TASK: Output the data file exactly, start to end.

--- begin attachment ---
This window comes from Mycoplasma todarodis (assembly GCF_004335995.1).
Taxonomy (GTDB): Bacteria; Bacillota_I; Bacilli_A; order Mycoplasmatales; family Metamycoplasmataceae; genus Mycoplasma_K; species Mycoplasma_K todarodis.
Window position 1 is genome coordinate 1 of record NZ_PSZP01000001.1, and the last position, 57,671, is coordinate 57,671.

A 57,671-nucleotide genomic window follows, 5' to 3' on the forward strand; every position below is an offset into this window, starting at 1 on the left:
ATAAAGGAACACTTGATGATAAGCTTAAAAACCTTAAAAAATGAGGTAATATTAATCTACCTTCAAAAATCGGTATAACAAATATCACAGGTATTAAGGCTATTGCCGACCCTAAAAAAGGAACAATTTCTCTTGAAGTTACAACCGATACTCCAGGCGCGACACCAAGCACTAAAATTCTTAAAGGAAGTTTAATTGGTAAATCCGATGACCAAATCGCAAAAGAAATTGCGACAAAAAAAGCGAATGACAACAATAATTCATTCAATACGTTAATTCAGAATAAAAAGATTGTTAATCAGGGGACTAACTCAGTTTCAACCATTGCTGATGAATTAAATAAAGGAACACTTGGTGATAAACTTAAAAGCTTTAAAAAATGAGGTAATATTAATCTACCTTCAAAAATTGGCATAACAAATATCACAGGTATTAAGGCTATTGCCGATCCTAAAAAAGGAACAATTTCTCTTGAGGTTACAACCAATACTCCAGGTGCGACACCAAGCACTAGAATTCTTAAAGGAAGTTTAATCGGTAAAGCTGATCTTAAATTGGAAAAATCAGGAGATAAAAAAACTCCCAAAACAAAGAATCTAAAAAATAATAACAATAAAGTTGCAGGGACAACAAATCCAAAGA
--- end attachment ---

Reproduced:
This window comes from Mycoplasma todarodis (assembly GCF_004335995.1).
Taxonomy (GTDB): Bacteria; Bacillota_I; Bacilli_A; order Mycoplasmatales; family Metamycoplasmataceae; genus Mycoplasma_K; species Mycoplasma_K todarodis.
Window position 1 is genome coordinate 1 of record NZ_PSZP01000001.1, and the last position, 57,671, is coordinate 57,671.

A 57,671-nucleotide genomic window follows, 5' to 3' on the forward strand; every position below is an offset into this window, starting at 1 on the left:
ATAAAGGAACACTTGATGATAAGCTTAAAAACCTTAAAAAATGAGGTAATATTAATCTACCTTCAAAAATCGGTATAACAAATATCACAGGTATTAAGGCTATTGCCGACCCTAAAAAAGGAACAATTTCTCTTGAAGTTACAACCGATACTCCAGGCGCGACACCAAGCACTAAAATTCTTAAAGGAAGTTTAATTGGTAAATCCGATGACCAAATCGCAAAAGAAATTGCGACAAAAAAAGCGAATGACAACAATAATTCATTCAATACGTTAATTCAGAATAAAAAGATTGTTAATCAGGGGACTAACTCAGTTTCAACCATTGCTGATGAATTAAATAAAGGAACACTTGGTGATAAACTTAAAAGCTTTAAAAAATGAGGTAATATTAATCTACCTTCAAAAATTGGCATAACAAATATCACAGGTATTAAGGCTATTGCCGATCCTAAAAAAGGAACAATTTCTCTTGAGGTTACAACCAATACTCCAGGTGCGACACCAAGCACTAGAATTCTTAAAGGAAGTTTAATCGGTAAAGCTGATCTTAAATTGGAAAAATCAGGAGATAAAAAAACTCCCAAAACAAAGAATCTAAAAAATAATAACAATAAAGTTGCAGGGACAACAAATCCAAAGA